Considered by many to be the world’s most prestigious art event, the Venice Biennale usually takes place every two years, with an incredible array of exhibitions, projects and performances spread across the historic city. Originally scheduled to take place in 2021, the next edition of the Biennale has been moved to 2022 due to the impact of the Covid-19 pandemic, but plans for the artistic extravaganza are already well underway.
Alongside the official Biennale programme, many institutions and organisations take the opportunity to stage concurrent exhibitions in Venice, adding to the amazing mix of work on show. Among such offerings in 2022 will be PERSONAL STRUCTURES, an exhibition organised by the European Cultural Centre set to take place across three locations: Palazzo Bembo, Palazzo Mora and the Giardini della Marinaressa. Included in the exhibition, which will run from April 23rd – November 27th 2022, is our very own James Earley. The news marks an ongoing connection for Earley with Venice, with the artist having recently been selected as winner of the Venice International Art Award in December 2020.
Regarding his inclusion in PERSONAL STRUCTURES Earley explains:
“I am really looking forward to working with the European Cultural Centre as I really admire what they are trying to achieve. Their aim is to promote art in all corners of the world and establish art centres in places where art access is limited or non-existent. I am particularly looking forward to displaying my work in the historic Palazzo Bembo, which is a beautiful building. To show my work in Venice is really a dream come true.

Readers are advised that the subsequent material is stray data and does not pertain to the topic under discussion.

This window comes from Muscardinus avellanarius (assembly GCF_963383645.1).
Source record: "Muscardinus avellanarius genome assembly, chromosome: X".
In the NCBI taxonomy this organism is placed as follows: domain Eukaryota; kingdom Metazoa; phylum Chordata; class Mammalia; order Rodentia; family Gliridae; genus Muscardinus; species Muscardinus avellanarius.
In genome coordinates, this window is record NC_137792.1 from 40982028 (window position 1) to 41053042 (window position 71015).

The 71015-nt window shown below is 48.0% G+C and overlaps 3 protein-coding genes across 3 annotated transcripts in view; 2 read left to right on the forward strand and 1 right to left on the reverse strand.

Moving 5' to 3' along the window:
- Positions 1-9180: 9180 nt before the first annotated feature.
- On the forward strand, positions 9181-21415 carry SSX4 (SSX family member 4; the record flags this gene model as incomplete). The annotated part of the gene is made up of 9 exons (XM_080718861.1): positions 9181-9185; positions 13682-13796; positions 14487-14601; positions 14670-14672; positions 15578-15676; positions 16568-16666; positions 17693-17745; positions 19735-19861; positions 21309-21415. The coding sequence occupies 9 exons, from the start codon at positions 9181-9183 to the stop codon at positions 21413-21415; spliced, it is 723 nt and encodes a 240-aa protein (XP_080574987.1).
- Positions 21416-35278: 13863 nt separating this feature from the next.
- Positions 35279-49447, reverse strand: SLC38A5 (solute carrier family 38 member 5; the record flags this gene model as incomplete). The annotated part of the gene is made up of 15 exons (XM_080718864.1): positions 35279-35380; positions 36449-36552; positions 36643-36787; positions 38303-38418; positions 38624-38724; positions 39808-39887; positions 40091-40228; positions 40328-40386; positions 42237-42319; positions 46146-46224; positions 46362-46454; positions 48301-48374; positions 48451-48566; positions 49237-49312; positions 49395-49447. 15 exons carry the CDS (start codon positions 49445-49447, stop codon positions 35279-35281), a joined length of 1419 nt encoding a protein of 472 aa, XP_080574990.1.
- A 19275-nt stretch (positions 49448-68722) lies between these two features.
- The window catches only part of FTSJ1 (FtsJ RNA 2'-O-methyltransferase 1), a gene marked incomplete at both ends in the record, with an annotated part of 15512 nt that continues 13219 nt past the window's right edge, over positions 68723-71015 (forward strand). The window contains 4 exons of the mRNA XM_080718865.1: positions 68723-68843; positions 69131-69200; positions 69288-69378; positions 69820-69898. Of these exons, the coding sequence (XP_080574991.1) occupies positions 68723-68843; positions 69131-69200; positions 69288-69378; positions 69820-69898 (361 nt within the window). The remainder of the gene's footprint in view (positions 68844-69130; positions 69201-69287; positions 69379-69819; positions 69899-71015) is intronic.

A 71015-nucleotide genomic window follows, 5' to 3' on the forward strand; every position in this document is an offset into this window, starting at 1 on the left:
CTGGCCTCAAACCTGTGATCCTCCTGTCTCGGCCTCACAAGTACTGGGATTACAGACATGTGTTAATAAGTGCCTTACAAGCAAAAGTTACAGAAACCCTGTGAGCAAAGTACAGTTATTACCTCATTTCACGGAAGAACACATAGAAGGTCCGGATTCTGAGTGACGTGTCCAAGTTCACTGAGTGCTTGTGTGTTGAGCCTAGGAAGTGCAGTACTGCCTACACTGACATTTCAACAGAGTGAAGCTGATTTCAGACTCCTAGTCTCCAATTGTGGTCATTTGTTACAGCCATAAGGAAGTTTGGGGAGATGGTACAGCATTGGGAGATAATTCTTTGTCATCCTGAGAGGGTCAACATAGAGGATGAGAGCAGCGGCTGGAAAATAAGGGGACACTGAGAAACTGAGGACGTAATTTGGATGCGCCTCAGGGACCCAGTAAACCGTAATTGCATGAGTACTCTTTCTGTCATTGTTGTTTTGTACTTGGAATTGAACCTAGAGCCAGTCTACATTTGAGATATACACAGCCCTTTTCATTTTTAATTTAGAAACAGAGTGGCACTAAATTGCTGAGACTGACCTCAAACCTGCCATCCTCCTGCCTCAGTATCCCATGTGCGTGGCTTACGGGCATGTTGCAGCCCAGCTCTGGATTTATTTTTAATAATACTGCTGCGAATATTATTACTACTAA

“My work is quite hard hitting and is political so I think what pleases me most is the shift in the art world to not close its eyes to these issues and instead help use art to change the world.”
Earley plans to create a whole new series of work to display at the exhibition. In the meantime, we’ve taken the opportunity to look at some of Earley’s recent work below.
“Syria is the story of a boy who has seen war for most of his life and cannot forget the terror of the air strikes. The painting asks us to look deep as to what we stand for.
“[The children of Syria] were seen as collateral damage, less important than power and money. I also remember seeing a drawing by a Syrian child of his thoughts of this war and I copied this drawing to create a tattoo on the boy’s chest, a scar that will stay with the child forever.” James Earley
A Conversation between a Syrian Boy and a Foreign Bomb
“A Conversation between a Syrian Boy and a Foreign Bomb is a painting of a child who fortunately has escaped the madness of Syria and is now in a refugee camp in Turkey. This painting looks at the real reason behind the war in Syria.” James Earley